April 29, 2017

HEWN, No. 211

“To believe that change is driven by technology, when technology is driven by humans,” Jill Lepore observes in an interview with Public Books, “renders force and power invisible.”

I’ve been thinking about Lepore’s words and work a lot this week, and not simply because she wrote a searing criticism of the “disruptive innovation” gospel back in 2014 – I wrote one first, I’ll note, but it appeared on my little ol’ website, not in The New Yorker. Clayton Christensen was back in this news this week, doubling down on his prediction that, thanks to disruptive innovation or some such magical force (whatever else could it be?!), half of all universities will be bankrupt in 10 to 15 years.

And Lepore isn’t on my mind simply because there’s a Wonder Woman movie coming out in June, although you might not know it as it appears the studio hasn't been doing much promotion. As Lepore underscores in her book on the “secret history” of Wonder Woman, the character has always been a complicated superhero politically to squeeze into the typical comic book (and comic book film) fare.

“To believe that change is driven by technology, when technology is driven by humans, renders force and power invisible.”

Sometimes (and sometimes suddenly) these things become quite visible, like when Wired profiles the hackers it claims are shaping our future and they’re all young men. Or when Amazon says that its new Echo Look product – a mic and camera for your bedroom – will judge your fashion (and your body frame and your disposition and your health, etc). Or when someone uses machine learning – and not “broken windows” – to predict where white collar crimes are most likely to occur. Or when Uber does pretty much anything.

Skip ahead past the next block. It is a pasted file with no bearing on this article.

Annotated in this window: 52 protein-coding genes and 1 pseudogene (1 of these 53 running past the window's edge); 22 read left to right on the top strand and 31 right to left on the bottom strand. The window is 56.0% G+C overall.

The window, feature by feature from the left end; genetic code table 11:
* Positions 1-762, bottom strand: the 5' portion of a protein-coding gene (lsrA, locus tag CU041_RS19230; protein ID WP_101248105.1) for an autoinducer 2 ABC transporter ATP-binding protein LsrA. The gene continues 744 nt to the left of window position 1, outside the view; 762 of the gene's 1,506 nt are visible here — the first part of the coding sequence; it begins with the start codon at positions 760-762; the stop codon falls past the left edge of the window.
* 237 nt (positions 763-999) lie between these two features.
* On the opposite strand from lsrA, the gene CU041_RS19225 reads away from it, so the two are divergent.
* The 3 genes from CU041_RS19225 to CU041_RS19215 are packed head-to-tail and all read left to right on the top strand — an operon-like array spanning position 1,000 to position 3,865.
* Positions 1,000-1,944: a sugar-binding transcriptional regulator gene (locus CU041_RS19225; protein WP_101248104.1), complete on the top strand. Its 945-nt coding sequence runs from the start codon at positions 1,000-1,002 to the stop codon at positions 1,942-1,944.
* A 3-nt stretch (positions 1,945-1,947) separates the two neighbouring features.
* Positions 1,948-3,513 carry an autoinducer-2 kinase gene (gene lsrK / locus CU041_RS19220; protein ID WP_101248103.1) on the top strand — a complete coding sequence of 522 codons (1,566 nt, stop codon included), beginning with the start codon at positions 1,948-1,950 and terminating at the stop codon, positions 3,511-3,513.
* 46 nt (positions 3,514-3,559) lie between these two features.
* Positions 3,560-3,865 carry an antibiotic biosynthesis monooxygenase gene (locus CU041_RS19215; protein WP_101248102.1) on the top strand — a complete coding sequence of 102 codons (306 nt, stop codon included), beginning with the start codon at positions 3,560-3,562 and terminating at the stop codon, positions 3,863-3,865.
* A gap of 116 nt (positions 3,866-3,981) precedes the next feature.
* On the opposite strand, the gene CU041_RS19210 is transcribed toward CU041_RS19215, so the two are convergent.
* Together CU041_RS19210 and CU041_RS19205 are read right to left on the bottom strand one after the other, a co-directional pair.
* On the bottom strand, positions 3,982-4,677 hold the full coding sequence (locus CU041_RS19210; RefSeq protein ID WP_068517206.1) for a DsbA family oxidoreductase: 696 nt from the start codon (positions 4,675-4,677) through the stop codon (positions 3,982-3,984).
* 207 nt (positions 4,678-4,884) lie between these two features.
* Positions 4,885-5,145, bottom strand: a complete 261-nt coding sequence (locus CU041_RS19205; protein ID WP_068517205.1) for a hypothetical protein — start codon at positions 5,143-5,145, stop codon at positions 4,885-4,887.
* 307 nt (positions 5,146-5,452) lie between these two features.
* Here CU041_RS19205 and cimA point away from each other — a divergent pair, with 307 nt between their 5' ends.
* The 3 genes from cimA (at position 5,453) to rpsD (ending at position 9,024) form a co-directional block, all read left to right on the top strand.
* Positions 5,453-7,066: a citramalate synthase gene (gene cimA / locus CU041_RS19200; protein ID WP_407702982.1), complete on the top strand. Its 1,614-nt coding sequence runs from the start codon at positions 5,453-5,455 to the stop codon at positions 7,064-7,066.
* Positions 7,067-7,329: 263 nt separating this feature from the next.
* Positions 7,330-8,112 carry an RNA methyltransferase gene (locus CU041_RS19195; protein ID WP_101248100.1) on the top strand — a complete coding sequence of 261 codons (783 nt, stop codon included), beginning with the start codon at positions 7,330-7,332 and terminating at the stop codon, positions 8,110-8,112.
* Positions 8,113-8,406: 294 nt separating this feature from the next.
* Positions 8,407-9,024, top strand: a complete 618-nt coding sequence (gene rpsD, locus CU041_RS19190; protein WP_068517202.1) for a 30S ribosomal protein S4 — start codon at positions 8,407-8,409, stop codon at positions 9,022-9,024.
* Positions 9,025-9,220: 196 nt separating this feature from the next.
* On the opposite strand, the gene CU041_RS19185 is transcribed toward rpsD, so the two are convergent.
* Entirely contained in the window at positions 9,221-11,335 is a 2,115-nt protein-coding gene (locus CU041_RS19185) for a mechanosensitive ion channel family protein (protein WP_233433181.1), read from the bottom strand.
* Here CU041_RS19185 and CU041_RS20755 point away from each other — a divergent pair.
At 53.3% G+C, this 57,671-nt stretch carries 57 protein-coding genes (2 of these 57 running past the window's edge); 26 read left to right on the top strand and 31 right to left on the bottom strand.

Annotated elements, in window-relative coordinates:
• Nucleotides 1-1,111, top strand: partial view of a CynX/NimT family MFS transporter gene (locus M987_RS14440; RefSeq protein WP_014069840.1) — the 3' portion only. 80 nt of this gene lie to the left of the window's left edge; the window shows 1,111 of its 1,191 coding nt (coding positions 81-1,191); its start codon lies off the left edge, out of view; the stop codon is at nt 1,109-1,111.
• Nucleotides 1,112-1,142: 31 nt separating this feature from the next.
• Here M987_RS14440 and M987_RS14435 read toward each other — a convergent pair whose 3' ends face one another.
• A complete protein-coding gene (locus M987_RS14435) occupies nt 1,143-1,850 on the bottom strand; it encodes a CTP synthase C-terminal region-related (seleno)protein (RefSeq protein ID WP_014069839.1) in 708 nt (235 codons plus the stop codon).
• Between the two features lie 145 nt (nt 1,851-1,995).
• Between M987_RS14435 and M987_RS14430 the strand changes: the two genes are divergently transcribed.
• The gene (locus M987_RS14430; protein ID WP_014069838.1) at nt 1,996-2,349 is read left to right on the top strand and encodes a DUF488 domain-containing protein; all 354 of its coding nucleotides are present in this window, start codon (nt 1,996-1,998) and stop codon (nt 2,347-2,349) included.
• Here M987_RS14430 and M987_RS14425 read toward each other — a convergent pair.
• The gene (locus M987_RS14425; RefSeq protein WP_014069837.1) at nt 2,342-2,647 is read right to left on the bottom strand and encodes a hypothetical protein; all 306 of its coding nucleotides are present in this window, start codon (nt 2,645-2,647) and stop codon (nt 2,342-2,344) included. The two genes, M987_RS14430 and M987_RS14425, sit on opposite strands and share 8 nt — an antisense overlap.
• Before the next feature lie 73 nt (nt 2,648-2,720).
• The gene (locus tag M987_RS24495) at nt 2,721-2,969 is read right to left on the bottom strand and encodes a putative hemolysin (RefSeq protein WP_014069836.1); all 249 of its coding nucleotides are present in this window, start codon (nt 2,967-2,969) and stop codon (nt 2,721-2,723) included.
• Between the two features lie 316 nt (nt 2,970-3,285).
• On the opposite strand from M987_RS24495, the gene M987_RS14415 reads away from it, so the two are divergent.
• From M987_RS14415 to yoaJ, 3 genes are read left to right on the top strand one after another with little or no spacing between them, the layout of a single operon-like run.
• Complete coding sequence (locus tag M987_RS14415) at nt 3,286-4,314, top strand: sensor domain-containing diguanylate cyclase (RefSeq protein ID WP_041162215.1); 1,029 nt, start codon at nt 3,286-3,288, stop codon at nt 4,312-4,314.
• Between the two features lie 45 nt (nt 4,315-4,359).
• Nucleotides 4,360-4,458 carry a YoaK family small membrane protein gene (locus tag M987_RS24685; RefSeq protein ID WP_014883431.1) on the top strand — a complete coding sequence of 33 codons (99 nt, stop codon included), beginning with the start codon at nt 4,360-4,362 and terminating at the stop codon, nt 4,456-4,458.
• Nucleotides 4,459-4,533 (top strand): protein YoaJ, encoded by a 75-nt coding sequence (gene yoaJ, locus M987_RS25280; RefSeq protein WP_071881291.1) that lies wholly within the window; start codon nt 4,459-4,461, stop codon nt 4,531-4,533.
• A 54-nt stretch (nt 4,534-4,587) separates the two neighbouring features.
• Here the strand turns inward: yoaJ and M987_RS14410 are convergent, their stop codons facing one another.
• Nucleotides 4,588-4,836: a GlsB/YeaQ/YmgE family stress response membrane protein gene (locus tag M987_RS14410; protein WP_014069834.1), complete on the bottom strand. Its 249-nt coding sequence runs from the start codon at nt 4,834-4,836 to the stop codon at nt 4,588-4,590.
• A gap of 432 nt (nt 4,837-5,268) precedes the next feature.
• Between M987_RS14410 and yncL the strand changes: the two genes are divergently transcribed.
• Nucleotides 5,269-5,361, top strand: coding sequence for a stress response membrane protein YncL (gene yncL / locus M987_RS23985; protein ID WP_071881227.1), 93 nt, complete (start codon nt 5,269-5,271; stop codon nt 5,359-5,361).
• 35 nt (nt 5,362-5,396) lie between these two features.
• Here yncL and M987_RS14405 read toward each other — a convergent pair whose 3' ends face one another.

Wonder Woman, No. 2

This week, I opted to block annotations on my websites. I haven’t had comments on them since 2013 – because the Internet is terrible – but annotation tools have enabled people to circumvent that. Folks have justified annotating my websites, even though it obviously goes against the spirit of my "no comments“ rule, because writing in the virtual margins of Hack Education is ”scholarly" and therefore necessary… or some such bullshit. Now by blocking annotations on my sites, I have been accused of censorship and silencing. By being online and by writing online, I’m told, I must acquiesce to the demands and the features of technology – as though technologies are inevitable, as though technologies have desires, as though these digital technologies are not the creation of man. Men. Whatever.

What does consent look like in a digital space? What does "permission" look like in a digital space? Who "gets" access? What does "access" even mean? Do not tell me "the technology" demands it.

Elsewhere: thoughts on teaching (as ideology, as institution, as practice, as labor): “The Untold History of Charter Schools” by Rachel Cohen. “Tobacco and Patchouli: Writing about Teaching” by Sean Michael Morris. “The Mindset Mindset: Passion and Grit as Emotional Labour” by Benjamin Doxtdator.

There’s so much about the politics of labor – emotional and otherwise – that we increasingly do not talk about or even consider because Internet titans and the other storytellers for "the new economy" would like us to believe we’re supposed to do this work for free, that our whole lives should be available for anyone to mine and monitor. (For me, the questions then are always, how will this shape teaching and learning? How does this reflect and reinforce information and/as power?)

“To believe that change is driven by technology, when technology is driven by humans, renders force and power invisible.”

We can resist technologies of exploitation and extraction. We can build other technologies and support other practices. We must.

Yours in struggle,
~Audrey